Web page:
## Christian Robert on the amazing Gibbs sampler

Professor Christian Robert remarks on the amazing Gibbs sampler. Implicitly he’s also underscoring the power of properly done Bayesian computational analysis. For here we have a problem with a posterior distribution having two strong modes, so a point estimate, like … Continue reading

## On nested equivalence classes of climate models, ordered by computational complexity

I’m digging into the internals of ABC, for professional and scientific reasons. I’ve linked a great tutorial elsewhere, and argued that this framework, advanced by Wood, and Wilkinson (Robert), and Wilkinson (Darren), and Hartig and colleagues, and Robert and colleagues, … Continue reading

Posted in approximate Bayesian computation, Bayes, Bayesian, biology, ecology, environment, forecasting, geophysics, IPCC, mathematics, maths, MCMC, meteorology, NCAR, NOAA, oceanography, optimization, population biology, Principles of Planetary Climate, probabilistic programming, R, science, stochastic algorithms, stochastic search
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## Liddell and Kruschke, on conditional logistic Bayesian estimation

(“Ostracism and fines in a public goods game with accidental contributions: The importance of punishment type”) An overview. The article

Posted in Bayes, Bayesian, biology, citizenship, civilization, compassion, ecology, economics, ethics, humanism, investing, MCMC, politics, rationality, reasonableness, risk, sociology, statistics
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## example of Bayesian inversion

This is based upon my solution of Exercise 2.3, page 18, R. Christensen, W. Johnson, A. Branscum, T. E. Hanson, Bayesian Ideas and Data Analysis, Chapman & Hall, 2011. The purpose is to show how information latent in a set … Continue reading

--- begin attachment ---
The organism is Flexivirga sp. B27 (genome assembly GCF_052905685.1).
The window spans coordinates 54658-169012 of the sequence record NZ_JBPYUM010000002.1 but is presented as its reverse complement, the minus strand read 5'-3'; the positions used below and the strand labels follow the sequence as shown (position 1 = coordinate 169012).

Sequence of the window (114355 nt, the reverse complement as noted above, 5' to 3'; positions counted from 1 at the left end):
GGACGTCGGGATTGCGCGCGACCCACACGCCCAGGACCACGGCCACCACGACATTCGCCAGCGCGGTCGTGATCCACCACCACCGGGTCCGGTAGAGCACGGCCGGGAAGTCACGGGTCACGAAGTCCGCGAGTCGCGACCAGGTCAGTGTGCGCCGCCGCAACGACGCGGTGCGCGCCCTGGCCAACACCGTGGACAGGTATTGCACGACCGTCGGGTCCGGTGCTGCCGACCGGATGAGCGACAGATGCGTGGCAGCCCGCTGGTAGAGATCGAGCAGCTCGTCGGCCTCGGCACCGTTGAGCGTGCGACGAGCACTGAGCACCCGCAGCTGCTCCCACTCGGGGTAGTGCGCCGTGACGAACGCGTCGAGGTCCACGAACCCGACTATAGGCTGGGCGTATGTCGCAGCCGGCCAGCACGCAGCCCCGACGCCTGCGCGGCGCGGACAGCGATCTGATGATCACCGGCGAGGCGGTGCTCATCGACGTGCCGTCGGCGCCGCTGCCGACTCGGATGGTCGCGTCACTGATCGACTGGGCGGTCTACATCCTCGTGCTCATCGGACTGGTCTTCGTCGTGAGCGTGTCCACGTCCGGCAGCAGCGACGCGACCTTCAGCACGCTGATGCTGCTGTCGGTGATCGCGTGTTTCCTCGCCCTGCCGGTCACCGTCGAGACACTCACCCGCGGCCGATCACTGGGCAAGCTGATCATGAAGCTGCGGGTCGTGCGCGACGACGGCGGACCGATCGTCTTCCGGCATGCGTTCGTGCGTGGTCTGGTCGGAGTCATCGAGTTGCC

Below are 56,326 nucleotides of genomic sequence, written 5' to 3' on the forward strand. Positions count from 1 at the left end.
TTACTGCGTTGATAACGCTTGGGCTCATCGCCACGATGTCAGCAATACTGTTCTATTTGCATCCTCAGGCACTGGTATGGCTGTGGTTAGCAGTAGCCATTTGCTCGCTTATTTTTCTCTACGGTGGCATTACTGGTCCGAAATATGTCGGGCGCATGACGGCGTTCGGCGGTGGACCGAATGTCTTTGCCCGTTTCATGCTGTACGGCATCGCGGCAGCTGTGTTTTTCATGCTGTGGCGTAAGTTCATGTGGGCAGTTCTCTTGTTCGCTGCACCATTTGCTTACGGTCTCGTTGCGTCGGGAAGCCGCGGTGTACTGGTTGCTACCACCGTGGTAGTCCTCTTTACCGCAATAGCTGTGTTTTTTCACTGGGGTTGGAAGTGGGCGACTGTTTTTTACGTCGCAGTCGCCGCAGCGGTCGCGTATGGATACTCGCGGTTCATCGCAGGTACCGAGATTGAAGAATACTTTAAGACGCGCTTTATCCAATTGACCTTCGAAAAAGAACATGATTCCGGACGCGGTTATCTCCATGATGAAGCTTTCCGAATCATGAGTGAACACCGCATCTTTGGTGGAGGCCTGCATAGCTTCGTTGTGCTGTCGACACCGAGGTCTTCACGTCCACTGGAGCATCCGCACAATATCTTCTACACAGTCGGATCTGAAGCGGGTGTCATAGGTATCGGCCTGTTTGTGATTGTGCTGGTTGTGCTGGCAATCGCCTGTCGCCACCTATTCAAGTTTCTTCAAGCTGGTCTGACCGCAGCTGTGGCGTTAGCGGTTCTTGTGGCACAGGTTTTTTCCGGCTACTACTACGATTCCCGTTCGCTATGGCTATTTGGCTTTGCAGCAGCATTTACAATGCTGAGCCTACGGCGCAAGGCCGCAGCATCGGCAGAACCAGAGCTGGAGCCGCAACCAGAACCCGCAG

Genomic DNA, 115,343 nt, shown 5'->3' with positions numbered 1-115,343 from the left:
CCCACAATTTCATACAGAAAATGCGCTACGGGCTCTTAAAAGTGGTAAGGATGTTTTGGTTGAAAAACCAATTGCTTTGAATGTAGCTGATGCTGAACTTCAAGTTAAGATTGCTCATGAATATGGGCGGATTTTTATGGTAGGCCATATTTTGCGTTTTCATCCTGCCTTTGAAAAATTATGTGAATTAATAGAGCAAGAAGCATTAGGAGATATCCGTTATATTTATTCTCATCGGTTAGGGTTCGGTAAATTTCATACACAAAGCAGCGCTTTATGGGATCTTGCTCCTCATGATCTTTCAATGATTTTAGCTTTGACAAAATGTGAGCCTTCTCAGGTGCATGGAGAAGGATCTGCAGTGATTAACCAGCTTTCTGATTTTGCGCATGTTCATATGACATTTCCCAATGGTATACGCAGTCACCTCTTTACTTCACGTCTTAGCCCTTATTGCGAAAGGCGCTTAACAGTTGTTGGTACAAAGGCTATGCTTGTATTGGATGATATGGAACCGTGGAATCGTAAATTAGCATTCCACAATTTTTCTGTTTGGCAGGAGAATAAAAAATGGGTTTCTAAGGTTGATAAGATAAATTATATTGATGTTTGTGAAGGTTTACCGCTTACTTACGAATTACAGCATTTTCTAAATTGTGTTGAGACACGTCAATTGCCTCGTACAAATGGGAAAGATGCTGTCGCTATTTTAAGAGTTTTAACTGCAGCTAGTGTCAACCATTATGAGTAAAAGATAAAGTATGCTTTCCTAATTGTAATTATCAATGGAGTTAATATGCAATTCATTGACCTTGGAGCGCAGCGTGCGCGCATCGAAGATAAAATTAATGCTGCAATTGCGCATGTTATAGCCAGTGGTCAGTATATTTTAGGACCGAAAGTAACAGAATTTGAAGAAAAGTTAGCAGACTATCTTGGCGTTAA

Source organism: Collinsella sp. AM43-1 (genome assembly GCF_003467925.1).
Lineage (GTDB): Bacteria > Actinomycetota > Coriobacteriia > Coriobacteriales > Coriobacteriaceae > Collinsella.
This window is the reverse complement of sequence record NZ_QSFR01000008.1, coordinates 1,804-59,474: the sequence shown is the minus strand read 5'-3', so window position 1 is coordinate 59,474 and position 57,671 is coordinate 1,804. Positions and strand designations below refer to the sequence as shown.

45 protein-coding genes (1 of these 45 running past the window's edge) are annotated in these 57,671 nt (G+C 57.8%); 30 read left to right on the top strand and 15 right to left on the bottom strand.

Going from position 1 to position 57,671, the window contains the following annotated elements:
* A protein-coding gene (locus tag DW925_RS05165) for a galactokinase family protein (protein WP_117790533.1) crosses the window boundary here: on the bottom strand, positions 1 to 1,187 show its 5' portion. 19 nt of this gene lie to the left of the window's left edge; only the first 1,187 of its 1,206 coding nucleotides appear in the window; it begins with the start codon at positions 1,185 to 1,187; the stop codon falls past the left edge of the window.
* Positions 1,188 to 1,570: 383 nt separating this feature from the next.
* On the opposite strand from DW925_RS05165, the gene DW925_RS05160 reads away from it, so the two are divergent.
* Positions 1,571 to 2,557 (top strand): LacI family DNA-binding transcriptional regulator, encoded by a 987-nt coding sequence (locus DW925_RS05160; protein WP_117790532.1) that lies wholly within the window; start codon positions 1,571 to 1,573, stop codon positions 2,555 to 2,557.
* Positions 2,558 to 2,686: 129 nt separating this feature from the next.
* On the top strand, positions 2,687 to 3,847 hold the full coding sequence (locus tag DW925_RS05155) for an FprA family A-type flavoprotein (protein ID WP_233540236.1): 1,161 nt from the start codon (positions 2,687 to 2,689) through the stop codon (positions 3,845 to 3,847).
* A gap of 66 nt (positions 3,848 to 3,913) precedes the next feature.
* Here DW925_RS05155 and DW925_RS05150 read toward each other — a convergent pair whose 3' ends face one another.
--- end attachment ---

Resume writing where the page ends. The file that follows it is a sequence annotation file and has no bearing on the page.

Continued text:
## Blind Bayesian recovery of components of residential solid waste tonnage from totals data

This is a sketch of how maths and statistics can do something called blind source separation, meaning to estimate the components of data given only their totals. Here, I use Bayesian techniques for the purpose, sometimes called Bayesian inversion, using … Continue reading

## “The joy and martyrdom of trying to be a Bayesian”

Bayesians have all been there. Some of us don’t depend upon producing publications to assure our pay, so we less have the pressure of pleasing peer reviewers. Nonetheless, it’s all reacting to “What the hell are you doing? I don’t … Continue reading

## How fast is JAGS?

How fast is JAGS?.

## Sea Level Rise, after Church and White (2006)

Modeling done with a Bayesian Rauch-Tung-Striebel algorithm, estimating priors of variance for observations and state by using a stationary bootstrap for the series using Politis and Romano algorithm. Updated, 30th September 2021 Zhu, Yingli, Gary T. Mitchum, Kara S. Doran, … Continue reading

Posted in Bayesian, carbon dioxide, civilization, climate, climate education, conservation, consumption, ecology, economics, education, efficiency, energy, energy reduction, engineering, environment, forecasting, geoengineering, geophysics, humanism, MCMC, meteorology, oceanography, optimization, physics, politics, rationality, reasonableness, science, statistics
3 Comments

## Bayes vs the virial theorem

Bayes vs the virial theorem.

Posted in Bayesian, mathematics, maths, MCMC, reasonableness, science, statistics
4 Comments

## The zero-crossings trick for JAGS: Finding roots stochastically

BUGS has a “zeros trick” (Lund, Jackson, Best, Thomas, Spiegelhalter, 2013, pages 204-206; see also an online illustration) for specifying a new distribution which is not in the standard set. The idea is to couple an invented-for-the-moment Poisson density to … Continue reading

Posted in Bayesian, BUGS, education, forecasting, Gibbs Sampling, JAGS, mathematics, MCMC, probabilistic programming, R, statistics, stochastic search
Tagged error-in-variables problem, optimization, zeros trick
4 Comments

## “Data-driven science is a failure of imagination” (Petr Keil)

Happened across this today … I could not agree more: “Data-driven science is a failure of imagination” by Petr Keil. I look forward to reading his posts on Bayesian statistics.

Posted in Bayesian, engineering, history, mathematics, maths, MCMC, probabilistic programming, rationality, science
Tagged data mining, data science